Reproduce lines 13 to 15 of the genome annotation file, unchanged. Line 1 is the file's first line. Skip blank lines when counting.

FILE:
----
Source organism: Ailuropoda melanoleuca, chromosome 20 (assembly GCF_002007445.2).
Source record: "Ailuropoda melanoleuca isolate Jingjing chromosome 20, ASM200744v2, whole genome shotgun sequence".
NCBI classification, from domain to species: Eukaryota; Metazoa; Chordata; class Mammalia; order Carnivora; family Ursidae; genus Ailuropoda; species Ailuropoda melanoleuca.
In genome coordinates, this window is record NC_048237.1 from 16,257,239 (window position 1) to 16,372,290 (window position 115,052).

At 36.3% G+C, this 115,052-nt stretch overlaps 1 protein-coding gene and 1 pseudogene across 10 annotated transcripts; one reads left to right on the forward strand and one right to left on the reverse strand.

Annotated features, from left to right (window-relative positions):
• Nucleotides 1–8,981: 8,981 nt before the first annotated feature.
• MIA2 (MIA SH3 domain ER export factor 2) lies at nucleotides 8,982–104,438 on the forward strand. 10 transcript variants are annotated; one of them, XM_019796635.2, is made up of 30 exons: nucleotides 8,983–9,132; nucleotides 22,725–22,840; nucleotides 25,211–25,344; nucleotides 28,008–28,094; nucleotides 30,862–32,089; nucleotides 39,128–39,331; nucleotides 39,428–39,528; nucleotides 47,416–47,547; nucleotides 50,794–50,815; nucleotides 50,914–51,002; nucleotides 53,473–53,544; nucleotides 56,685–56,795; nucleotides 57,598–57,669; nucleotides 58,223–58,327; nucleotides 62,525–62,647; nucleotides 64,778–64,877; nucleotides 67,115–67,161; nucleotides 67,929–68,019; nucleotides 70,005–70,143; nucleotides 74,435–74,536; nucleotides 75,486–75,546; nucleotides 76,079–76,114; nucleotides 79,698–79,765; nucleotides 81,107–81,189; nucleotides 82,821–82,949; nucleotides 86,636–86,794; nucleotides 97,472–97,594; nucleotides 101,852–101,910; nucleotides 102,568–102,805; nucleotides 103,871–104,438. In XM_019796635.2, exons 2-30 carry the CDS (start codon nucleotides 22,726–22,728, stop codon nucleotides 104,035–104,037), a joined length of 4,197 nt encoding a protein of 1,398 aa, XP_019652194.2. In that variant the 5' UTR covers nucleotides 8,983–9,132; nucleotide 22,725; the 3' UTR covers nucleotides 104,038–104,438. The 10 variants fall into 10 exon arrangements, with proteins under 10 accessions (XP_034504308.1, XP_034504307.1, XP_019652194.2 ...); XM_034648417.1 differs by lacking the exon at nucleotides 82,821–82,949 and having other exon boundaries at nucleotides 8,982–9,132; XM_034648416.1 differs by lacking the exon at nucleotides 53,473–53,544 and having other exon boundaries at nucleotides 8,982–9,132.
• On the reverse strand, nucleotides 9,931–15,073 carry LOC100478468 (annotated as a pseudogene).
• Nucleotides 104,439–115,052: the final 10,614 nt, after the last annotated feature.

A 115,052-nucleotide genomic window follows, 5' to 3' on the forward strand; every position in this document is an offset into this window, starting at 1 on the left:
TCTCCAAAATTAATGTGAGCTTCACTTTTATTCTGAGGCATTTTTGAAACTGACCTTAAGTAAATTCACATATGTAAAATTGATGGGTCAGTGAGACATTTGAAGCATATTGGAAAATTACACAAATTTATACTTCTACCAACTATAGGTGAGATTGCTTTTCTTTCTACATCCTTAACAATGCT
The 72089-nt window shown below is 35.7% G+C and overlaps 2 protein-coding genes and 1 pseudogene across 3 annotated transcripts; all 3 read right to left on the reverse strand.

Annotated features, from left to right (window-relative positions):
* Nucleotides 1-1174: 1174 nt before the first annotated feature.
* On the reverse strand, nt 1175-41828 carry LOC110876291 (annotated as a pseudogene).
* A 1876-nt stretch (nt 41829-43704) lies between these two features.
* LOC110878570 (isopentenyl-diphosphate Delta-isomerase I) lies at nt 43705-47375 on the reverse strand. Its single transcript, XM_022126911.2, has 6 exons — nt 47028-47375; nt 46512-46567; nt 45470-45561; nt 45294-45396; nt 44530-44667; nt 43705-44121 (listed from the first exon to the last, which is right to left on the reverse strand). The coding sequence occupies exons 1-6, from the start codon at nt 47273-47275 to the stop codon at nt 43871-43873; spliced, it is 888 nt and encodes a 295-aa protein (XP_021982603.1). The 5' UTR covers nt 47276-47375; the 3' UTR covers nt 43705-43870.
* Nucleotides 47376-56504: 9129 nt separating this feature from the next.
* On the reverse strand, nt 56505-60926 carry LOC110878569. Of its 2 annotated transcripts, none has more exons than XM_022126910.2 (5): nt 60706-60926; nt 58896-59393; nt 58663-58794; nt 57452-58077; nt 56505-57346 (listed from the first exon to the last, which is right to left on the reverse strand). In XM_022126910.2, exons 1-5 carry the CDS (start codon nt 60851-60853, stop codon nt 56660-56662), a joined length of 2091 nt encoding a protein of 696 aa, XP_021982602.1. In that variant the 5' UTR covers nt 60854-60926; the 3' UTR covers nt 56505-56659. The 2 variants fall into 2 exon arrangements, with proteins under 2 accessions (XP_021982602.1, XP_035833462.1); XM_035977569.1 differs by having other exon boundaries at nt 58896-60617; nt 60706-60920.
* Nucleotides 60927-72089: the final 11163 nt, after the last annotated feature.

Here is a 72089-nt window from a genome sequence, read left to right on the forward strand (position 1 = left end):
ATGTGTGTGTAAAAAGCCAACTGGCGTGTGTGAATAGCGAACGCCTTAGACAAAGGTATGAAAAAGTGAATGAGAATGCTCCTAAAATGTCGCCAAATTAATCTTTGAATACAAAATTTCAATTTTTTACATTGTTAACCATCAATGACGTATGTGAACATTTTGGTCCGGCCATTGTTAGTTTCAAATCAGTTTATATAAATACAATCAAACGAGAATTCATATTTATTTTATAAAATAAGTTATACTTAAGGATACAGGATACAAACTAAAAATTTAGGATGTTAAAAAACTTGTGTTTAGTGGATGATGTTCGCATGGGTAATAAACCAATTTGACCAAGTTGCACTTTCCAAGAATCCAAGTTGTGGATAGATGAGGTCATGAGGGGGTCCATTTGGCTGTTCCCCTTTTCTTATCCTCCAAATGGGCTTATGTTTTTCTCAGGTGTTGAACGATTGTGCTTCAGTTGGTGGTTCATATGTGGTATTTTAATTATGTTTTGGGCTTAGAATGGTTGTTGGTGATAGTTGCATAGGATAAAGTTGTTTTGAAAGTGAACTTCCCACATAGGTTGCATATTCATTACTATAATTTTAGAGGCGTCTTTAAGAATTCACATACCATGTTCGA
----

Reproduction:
The 72089-nt window shown below is 35.7% G+C and overlaps 2 protein-coding genes and 1 pseudogene across 3 annotated transcripts; all 3 read right to left on the reverse strand.

Annotated features, from left to right (window-relative positions):
* Nucleotides 1-1174: 1174 nt before the first annotated feature.